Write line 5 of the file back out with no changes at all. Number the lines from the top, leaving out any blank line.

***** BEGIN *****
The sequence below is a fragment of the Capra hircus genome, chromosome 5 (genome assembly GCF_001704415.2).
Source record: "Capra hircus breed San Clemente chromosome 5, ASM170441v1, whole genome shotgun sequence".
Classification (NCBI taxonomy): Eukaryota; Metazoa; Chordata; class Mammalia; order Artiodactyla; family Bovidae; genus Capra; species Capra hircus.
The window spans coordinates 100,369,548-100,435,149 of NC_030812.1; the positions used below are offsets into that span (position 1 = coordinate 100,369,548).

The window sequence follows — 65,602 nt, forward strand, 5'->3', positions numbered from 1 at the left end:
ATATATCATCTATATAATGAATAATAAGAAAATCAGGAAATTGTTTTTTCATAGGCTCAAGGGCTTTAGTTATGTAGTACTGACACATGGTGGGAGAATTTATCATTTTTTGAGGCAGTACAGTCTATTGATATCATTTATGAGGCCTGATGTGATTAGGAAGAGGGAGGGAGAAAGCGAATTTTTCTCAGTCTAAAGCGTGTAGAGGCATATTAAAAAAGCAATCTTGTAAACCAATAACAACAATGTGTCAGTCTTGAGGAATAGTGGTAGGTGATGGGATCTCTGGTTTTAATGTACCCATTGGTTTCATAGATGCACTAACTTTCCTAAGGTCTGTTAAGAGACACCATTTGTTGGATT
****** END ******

The window sequence follows — 65,602 nt, forward strand, 5'->3', positions numbered from 1 at the left end: